I suspect you’re like me, whether you’ve published, performed, created for years or just recently dipped toes into the creative abyss. Dozens of great reviews leave me with a temporary glow, but it only takes one blistering comment to negate all the positives. And we LOOK for those negatives, don’t we? The reader who posts a modest review must not have liked the book all that well. The audience that didn’t whistle and offer stomp-along standing O’s must have hated the performance. If the artwork failed to sell, gallery attendees hated the artist.

Realistically, the book returns probably were accidental purchases of the Ebook instead of print. I think. Hope. Hell, maybe they really do HATE ME! I’m gonna go eat worms and die.

It must be in the definition of “artist”  to question our own talent and worthiness, even without help from outsiders. Self sabotage destroys more careers than anyone can measure. Because it’s safest to do nothing–pull all the books from the shelves, never write again. To try and fail is so painful, we’d rather close ourselves off and stop trying than risk the hurt. Again. So how many of y’all have decided to shut down the laptop, put away the viola, throw out paints, or hang up thespian aspirations?

I’ve made that “decision” dozens of times. But it never stuck. Because this is who I am. It’s what I do.

Last weekend I attended an audition workshop with the brilliant Del Shores, who notes that many people have !!@#$%^! -loads of baggage. Nobody gets out of life without some bumps, bruises, and the scars can be visible, deep inside, or both. Successful performers (and writers ARE performers!) learn to tap-dance into this wealth of virtual crappiocca, use it to create memorable damaged characters on stage, screen, canvas, music scores–and in our books, essays and other writing. Unblemished, perfect paintings, book characters, photos and music is freakin’ BORING!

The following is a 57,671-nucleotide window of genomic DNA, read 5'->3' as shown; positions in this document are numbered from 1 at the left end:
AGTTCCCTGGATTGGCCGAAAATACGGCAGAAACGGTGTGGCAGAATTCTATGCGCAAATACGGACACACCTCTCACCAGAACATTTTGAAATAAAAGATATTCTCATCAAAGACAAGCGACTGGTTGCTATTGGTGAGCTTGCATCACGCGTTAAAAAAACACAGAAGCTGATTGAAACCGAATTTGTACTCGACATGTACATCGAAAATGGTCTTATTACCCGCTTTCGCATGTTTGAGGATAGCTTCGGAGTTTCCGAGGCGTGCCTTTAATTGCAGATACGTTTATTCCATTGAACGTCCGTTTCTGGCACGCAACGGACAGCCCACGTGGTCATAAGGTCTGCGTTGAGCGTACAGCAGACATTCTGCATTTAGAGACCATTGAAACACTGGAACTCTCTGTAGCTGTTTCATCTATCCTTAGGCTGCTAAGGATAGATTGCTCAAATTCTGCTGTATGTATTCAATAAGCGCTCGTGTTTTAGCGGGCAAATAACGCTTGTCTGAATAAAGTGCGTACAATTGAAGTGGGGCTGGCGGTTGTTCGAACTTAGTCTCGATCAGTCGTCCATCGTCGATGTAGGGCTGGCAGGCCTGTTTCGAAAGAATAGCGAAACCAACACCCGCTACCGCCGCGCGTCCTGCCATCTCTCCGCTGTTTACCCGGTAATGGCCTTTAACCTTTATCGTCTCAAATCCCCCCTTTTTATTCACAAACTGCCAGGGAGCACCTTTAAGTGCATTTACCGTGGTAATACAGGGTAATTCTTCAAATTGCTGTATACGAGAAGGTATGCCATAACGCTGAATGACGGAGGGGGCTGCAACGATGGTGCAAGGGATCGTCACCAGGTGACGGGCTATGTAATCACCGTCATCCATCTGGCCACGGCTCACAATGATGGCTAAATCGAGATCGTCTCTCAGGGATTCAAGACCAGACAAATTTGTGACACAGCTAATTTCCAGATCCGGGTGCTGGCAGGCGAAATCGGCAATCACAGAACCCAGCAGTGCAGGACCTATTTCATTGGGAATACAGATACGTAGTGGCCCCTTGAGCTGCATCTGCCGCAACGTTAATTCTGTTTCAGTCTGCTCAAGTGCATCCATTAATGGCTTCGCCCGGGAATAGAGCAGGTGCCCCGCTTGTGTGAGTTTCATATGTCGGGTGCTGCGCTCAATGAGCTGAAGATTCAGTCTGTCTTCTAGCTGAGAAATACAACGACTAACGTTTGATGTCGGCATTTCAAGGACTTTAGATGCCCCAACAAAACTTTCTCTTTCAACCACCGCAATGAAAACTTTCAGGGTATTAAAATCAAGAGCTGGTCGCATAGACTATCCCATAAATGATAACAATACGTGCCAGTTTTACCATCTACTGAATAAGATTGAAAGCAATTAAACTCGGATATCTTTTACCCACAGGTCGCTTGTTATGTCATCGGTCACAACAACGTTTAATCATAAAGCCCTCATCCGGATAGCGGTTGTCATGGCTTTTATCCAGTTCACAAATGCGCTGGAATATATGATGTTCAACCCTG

In dog and cat behavior (another of my worlds), the perfect pet is a stuffed toy that has no potty accidents, no cost to feed, no need to walk in the rain, and no chewed up shoes or clawed sofas. But real pets also have baggage, seen and unseen–baggage is normal, folks. It’s what makes them special, rather than cookie-cutter boring. On top of that the old days of “punish the bad” has shifted to “reward the good.” I counsel clients to ignore the bad, and instead catch their pet in the act…of doing something good, and then rewarding with praise, treat, a ball or whatever floats the pet’s boat. We’ve learned that constant brow-beating or (heaven forbid!) actual beating causes pets to shut down.  It shuts down people, too, and it flat-out murders the creative process.

What floats your boat? How do you reward yourself? You are worthy, ya know!

Del Shores is fond of saying, “You are enough,” to his actors. No extra bells and whistles required. It applies to all creative people. Lessons learned:

  1. We’re all damaged goods. Use it. Mine the gold and let it resonate in your work.
  2. Ignore the bad. Reward the good.
  3. You. Are. Enough.

It’ll take practice for me to believe that. But I’m getting better. How about you?